Stupendous Effects, Engaging Plot Just Two Reasons To See This Year’s Best Sequel

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Oh, sure, they’re adorable when they’re little, wearing tiny outfits, learning sign language and scampering about the house like itty-bitty Parkour experts.

Then, the next thing you know, they’re all grown up, presiding over a cliffside civilization of hundreds of genetically enhanced apes and trying to maintain a fragile peace between the few human survivors of the Simian Flu pandemic and their own heavily armed, hairy-armed militia.

At least that’s the plight of Caesar, who’s thrillingly brought to life by Andy Serkis in “Dawn of the Planet of the Apes,” the ridiculously entertaining, technologically stupefying sequel that’s easily the summer’s best blockbuster yet.

A brief opening sequence hints at the devastation that took place during the decade since James Franco waved goodbye to Caesar at the end of “Rise of the Planet of the Apes,” aka “How Alzheimer’s Research, a Jackhole Neighbor and a Sadistic Refuge Employee Led to the End of the World As We Know It.”

Soon after, a couple of apes sit around, signing to each other their curiosity about whether humans still exist, since no ape has laid eyes on one in more than two winters. They don’t remain curious for long, though, as an encounter with a small cluster of humans in the forest ends in gunfire.

Then Caesar and his army show up at the gates of the survivors’ colony in the ruins of downtown San Francisco. “Apes do not want war but will fight if we must,” Caesar tells the astonished humans. “Do. Not. Come. Back.”

I dunno about you, but if an ape leading hundreds more apes — many of them riding horses, almost all of them armed with spears — tells me to leave him alone, I’m going to move heaven and earth to comply.

But that would’ve made for a mighty brief running time.

Besides, as explained by the humans’ leader, Dreyfus (Gary Oldman), the colony only has two or three weeks of generator power remaining. They need to get to the hydroelectric dam near the apes’ home if they’re going to have any hope of contacting the outside world and rebuilding society.

Dreyfus wants to annihilate the apes, but Malcolm (Jason Clarke), who led the group that first made contact, convinces Dreyfus that he can negotiate with Caesar.

Unlike Caesar, though, many of his followers weren’t lucky enough to have been raised in a loving home by Franco and John Lithgow. They remember their mistreatment in circuses and medical labs, none more so than Koba (Toby Kebbell), who bears the scars, physical and emotional, of far too many experiments.

Some humans are just as distrusting. As Carver (Kirk Acevedo), the most anti-ape member of Malcolm’s group, says in what could have been the movie’s tagline, “They’re talking apes! With big ass spears!”

After several challenges to Caesar’s leadership, Koba sneaks into town, discovers the humans’ armory and becomes even more convinced that an all-out assault is imminent. So he stages a coup by creating a false flag attack on their forest homes and leads his apes of wrath against the colony.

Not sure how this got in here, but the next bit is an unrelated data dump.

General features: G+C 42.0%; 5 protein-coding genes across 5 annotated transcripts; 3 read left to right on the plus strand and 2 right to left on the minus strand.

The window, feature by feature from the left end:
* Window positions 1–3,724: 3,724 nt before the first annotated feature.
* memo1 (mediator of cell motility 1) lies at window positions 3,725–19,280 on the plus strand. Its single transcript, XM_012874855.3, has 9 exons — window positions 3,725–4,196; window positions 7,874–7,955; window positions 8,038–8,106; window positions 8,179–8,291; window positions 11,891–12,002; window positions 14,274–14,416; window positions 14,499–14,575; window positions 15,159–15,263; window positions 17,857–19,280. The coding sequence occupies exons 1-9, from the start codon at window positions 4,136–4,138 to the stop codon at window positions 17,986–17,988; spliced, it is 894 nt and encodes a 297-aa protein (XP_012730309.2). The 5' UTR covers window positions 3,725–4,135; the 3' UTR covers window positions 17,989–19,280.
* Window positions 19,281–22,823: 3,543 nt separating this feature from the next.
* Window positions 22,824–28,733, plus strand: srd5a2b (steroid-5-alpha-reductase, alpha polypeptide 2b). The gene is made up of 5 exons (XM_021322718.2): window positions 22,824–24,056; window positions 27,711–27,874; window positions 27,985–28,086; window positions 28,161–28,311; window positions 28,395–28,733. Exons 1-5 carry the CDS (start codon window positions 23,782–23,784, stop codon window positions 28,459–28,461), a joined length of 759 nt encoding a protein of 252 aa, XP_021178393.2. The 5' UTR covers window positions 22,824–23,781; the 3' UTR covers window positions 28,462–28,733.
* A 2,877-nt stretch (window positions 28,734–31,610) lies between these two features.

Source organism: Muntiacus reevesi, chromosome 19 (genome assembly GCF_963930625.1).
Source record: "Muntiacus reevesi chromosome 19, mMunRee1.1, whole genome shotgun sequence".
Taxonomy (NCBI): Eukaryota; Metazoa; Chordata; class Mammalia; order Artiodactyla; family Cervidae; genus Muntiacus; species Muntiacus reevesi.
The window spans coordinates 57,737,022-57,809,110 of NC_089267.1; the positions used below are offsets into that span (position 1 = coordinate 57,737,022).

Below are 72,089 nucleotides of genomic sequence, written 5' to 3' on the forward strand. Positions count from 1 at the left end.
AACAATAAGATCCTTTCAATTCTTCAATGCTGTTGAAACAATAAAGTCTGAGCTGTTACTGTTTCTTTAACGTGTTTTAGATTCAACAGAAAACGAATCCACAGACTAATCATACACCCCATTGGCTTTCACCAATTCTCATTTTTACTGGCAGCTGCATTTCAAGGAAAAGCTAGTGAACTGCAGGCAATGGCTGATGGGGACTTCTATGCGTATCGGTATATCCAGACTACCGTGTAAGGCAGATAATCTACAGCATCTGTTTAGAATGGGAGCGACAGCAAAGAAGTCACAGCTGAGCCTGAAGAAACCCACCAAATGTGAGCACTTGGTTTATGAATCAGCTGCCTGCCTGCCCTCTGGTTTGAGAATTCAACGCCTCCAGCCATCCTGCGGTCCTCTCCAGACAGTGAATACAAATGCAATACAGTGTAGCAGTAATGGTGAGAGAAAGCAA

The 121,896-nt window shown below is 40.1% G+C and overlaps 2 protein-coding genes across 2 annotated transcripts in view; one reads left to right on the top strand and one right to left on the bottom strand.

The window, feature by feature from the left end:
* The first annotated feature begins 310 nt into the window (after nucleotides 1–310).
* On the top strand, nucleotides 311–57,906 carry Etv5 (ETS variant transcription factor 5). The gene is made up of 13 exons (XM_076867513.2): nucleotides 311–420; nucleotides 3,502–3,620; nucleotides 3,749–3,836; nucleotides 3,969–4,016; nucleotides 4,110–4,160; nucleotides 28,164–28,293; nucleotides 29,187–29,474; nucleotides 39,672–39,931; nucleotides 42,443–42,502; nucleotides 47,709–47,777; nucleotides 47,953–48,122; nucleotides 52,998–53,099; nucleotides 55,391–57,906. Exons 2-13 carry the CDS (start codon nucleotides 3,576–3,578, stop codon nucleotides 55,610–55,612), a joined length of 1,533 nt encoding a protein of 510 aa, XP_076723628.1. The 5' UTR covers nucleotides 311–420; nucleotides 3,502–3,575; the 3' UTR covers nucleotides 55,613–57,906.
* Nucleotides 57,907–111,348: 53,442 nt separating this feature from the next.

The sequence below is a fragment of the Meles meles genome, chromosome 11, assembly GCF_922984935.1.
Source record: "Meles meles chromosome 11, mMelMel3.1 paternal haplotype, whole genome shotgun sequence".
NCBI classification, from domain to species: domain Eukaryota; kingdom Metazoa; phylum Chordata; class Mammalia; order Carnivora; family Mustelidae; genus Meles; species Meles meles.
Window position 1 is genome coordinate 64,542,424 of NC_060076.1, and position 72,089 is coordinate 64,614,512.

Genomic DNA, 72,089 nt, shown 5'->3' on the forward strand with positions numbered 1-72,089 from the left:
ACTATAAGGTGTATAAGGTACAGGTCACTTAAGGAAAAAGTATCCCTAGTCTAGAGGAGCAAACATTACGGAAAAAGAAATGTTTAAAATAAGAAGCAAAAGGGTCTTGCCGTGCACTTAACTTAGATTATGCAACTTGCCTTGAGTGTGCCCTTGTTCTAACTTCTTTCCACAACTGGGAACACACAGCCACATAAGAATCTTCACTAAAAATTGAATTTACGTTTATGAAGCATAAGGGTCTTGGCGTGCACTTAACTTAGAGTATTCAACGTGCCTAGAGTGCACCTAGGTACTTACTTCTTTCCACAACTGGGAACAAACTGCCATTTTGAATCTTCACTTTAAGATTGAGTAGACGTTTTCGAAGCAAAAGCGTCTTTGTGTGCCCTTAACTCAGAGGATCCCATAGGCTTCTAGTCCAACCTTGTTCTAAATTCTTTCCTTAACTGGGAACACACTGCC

The sight of an ape wielding an assault rifle while riding a horse through a wall of fire is just nuts.

It should be the pinnacle of summer action spectacle fun.

Then that ape commandeers a tank.

But use essentially the same script, by the team of Rick Jaffa and Amanda Silver (“Rise of the Planet of the Apes”) and Mark Bomback (“The Wolverine”), and replace the apes with more humans and “Dawn,” directed by Matt Reeves (“Cloverfield”), would have been average at best.

As it is “Dawn’s” humans are the equivalent of male porn stars. They’re vital to the production, but with everything else going on, hardly anyone will pay them any attention.

You’ve seen that style of treachery, which Koba leaves his opposable thumbprints all over, a hundred times before. And several scenes could have been lifted from any number of ’80s action movies.

You’ve just never seen those scenes done with apes. The sight of hundreds of them at a time, with nary a rubber mask to be found, is simply stunning.

“Dawn” isn’t just about war, though. The inner workings of the simian society are intriguing. And there’s much more nuance in the performances of that side of the cast than you’d expect.

What the ape portrayers, led by Serkis and Kebbell and their performance-capture suits, accomplish is nothing short of remarkable. Given the rampant Botoxing and face-lifting in Hollywood, these apes have more expressive faces than most humans.

For the actors to get their due, I hope the Blu-ray comes with an option to watch the entire movie with Serkis, Kebbell and the gang before the digital effects artists work their wizardry.

But “Dawn of the Planet of the Apes” demands to be seen on the biggest, brightest screen possible.

Don’t wait for the DVD.

And, for the love of all that’s hairy, don’t just watch it on your iPad.

Christopher Lawrence is an entertainment writer at the Las Vegas Review-Journal. Contact him at clawrence@reviewjournal.com

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